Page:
“Jews are responsible for all the wars in the world,” Mel Gibson, drunk and angry, muttered to a police officer on the evening of July 28, 2006. It was a comment that would make the famous man, for several years, infamous, but it was by no means the only evidence that darkness might lurk behind that wide Gibsonian grin. The actor and Oscar-winning director has also been recorded making disparaging remarks about Latinos and African Americans (guess which words he used for each?) and about gay men. He fumed, after the journalist Frank Rich criticized his film The Passion of the Christ, that “I want to kill him … I want his intestines on a stick … I want to kill his dog.” Gibson called a female police officer “sugar tits.” He referred to an ex-girlfriend as a “pig in heat.” He hit her. And then he told her, “You fucking deserved it.”

Gibson, on the occasion of his new film, Hacksaw Ridge—his first directorial effort in 10 years, and the one meant to mark his official re-entry into Hollywood’s warm embrace—is currently engaged in the publicity tour that any such movie will demand. Only this one, under the circumstances, doubles as an apology tour, one designed not just to generate buzz for the film, but also to test the American public’s vaunted capacity for forgiveness.

One strategy, it seems, that Gibson and his long-suffering PR team have come up with to lubricate public pity is to emphasize the role that forgetfulness plays in the “forgive and forget” equation: to wash away the lesser-known of Gibson’s offenses, distilling his mistakes down not to the violence or the racism or the misogyny or the homophobia, but rather to the thing on display that night in 2006: the anti-Semitism. “One mistake” and “one bad night”—indeed, one “nervous breakdown”—have run like refrains as Gibson has embarked on his tour. They echoed even as Gibson made an appearance, on Tuesday, on the late-night show of his fellow affable charmer, Stephen Colbert.

In Colbert, Gibson might have had a particularly sympathetic audience. Colbert, like his guest, is Catholic; the man who teaches Sunday school in his spare time has been known to use his nationally broadcast platform to discuss matters of theology and dogma—and, with them, matters both of sin and forgiveness. And Colbert, indeed, went out of his way to offer Gibson a chance to publicly wrestle and reconcile with his past, and, in that, to demonstrate the ways he has made himself worthy of the public’s forgiveness. During “Big Questions with Even Bigger Stars,” a cheeky introductory segment that called to mind Colbert’s skit with Michelle Obama—this one featured the host and the star lying down and talking as they stared dreamily up toward the heavens of the Ed Sullivan Theater—Colbert asked Gibson, “Hey, Mel-Mels? When you look back on your life, do you think you’ll have any regrets?”

“No,” came the reply. “Not one.”

The audience laughed at this, knowing enough about Mel-Mel’s past to understand that it was meant to be a laugh line.

“Really? Not one?” Colbert persisted.

“No, not one,” came the reply. The audience laughed some more.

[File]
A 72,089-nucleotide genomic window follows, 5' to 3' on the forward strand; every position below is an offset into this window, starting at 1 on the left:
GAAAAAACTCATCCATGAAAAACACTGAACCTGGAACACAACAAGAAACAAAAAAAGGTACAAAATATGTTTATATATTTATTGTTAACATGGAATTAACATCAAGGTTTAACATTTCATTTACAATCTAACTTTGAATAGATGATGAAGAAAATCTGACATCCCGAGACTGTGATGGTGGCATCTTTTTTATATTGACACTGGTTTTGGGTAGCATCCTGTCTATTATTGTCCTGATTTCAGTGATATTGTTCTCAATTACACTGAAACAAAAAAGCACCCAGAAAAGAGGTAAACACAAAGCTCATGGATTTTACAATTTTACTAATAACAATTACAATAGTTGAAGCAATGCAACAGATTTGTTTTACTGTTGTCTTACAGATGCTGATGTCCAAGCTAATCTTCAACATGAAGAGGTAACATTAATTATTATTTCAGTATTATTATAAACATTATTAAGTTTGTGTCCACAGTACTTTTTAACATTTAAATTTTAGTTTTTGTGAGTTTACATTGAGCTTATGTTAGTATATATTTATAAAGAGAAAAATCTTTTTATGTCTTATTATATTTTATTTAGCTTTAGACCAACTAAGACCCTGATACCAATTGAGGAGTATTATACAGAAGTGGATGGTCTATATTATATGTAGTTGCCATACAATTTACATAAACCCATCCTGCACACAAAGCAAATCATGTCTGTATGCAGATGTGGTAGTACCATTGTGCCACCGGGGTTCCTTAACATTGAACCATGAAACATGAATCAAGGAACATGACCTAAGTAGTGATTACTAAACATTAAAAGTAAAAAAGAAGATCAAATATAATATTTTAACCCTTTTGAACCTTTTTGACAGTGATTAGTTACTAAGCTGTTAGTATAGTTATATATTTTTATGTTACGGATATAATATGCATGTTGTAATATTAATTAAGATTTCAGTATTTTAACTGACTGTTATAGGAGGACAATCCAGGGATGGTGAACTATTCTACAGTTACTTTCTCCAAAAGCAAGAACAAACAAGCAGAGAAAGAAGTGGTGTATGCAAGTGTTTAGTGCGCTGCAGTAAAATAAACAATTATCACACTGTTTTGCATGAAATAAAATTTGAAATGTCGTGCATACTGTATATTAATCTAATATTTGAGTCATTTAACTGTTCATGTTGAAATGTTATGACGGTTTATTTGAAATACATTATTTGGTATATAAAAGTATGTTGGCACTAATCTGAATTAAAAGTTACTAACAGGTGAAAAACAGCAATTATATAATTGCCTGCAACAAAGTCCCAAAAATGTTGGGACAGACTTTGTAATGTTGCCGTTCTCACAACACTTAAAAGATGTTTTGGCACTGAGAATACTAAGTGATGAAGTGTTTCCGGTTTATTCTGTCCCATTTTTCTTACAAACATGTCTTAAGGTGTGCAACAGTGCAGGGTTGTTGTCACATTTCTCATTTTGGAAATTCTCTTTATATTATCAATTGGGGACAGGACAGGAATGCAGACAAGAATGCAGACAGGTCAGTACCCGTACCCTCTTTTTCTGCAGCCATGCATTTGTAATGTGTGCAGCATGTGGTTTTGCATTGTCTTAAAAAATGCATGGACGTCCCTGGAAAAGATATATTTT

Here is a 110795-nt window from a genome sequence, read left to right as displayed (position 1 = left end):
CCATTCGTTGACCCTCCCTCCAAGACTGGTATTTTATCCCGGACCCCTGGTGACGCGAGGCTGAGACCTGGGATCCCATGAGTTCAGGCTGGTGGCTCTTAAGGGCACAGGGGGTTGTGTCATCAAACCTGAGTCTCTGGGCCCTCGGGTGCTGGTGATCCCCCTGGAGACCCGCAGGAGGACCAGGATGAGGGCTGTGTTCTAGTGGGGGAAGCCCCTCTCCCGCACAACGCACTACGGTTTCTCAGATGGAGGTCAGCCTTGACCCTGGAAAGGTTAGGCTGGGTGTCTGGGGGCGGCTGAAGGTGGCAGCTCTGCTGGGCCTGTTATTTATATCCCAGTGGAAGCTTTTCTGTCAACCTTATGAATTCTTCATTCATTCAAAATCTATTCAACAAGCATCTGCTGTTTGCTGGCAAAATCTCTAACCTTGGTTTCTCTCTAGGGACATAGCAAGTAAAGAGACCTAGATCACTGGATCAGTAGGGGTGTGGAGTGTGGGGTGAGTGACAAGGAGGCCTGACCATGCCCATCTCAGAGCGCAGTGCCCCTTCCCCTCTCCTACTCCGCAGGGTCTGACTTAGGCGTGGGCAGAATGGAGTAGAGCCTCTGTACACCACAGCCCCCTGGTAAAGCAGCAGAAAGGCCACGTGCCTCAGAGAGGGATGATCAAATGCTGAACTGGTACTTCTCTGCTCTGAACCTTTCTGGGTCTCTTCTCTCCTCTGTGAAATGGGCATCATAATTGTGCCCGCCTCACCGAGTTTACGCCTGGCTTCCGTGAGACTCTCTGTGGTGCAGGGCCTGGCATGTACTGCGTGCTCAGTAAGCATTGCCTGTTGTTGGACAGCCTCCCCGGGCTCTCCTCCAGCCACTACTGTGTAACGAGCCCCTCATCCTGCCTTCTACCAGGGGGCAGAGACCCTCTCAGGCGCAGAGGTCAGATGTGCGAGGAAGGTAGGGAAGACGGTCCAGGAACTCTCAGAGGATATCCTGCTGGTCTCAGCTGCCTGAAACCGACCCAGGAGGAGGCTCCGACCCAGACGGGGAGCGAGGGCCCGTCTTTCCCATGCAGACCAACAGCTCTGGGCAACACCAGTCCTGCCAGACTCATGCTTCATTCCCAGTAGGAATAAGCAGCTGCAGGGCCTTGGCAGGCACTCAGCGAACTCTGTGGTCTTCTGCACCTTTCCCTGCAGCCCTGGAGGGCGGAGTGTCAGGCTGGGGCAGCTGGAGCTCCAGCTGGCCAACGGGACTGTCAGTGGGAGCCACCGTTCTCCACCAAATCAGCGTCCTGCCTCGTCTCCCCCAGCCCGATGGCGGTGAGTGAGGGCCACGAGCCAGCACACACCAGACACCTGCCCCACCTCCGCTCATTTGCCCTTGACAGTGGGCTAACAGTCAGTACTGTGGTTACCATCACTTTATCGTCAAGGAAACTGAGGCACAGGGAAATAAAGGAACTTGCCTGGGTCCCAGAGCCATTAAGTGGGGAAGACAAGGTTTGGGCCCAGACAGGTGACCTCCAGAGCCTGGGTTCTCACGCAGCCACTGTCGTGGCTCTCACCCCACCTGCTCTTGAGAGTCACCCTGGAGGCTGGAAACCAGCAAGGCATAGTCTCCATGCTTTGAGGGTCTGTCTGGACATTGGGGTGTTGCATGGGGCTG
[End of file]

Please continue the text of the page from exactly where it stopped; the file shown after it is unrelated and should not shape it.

Soon, though, they moved on to the real “elephant in the room.” After an obligatory joke about the bushy beard Gibson has been sporting of late (it’s for another movie he’s shooting, The Professor and the Madman, because Hollywood has already, it seems, forgiven him on behalf of everyone else), Colbert turned to the matter at hand. “How are you doing?” the host asked his guest, gently. “You had some rough patches over the last 10 years.”

“Yeah, rough patch,” Gibson said. He used the singular.

“And how was that?”

“Not my proudest moment,” Gibson replied, again singularizing. “Not my proudest moment, Stephen. But, you know, 10 years go by, I worked a lot on myself, I’m actually happier and healthier than I’ve been in a long time. So that’s cool. And”—Gibson barely took a breath between the two thoughts—“I’m fortunate, you know.”

“How are you fortunate?”

“I get to do what I love to do,” Gibson replied. “I get to do that—I’m grateful. I get to tell stories. So that’s good.”

This was not the kind of response you might expect from someone who’s had 10 years to think about what he might say to the world on behalf of his many well-documented mistakes. So Colbert tried again. “Now, you’re a Catholic, and I’m a Catholic,” the host said, going on to explain their shared religion’s conviction that suffering can, in its way, offer a means to self-improvement. “Did you learn anything from that,” came Colbert’s extremely leading question, “and”—here Colbert actively goaded his guest into self-reflection—“did you become a better man in any way?”

And then things got weird. Very, very weird.

“Yeah,” Gibson replied to the question of whether he had become a better man through the scandals: “gravel-rash suffering. Well, less time in the meat rack after it’s all done, right?”

“I don’t know what that means,” Colbert replied.

Gibson laughed, rather maniacally. He offered no clarity on the matter of the meat rack.

“That must be Australian Catholicism,” Colbert said. Then he tried again: “What does ‘less time in the meat rack’ mean?”

“Meat rack in another realm,” Gibson replied, purring his words dramatically.

“Oh, like purgatory,” Colbert said.

“Yeah, that’s it!”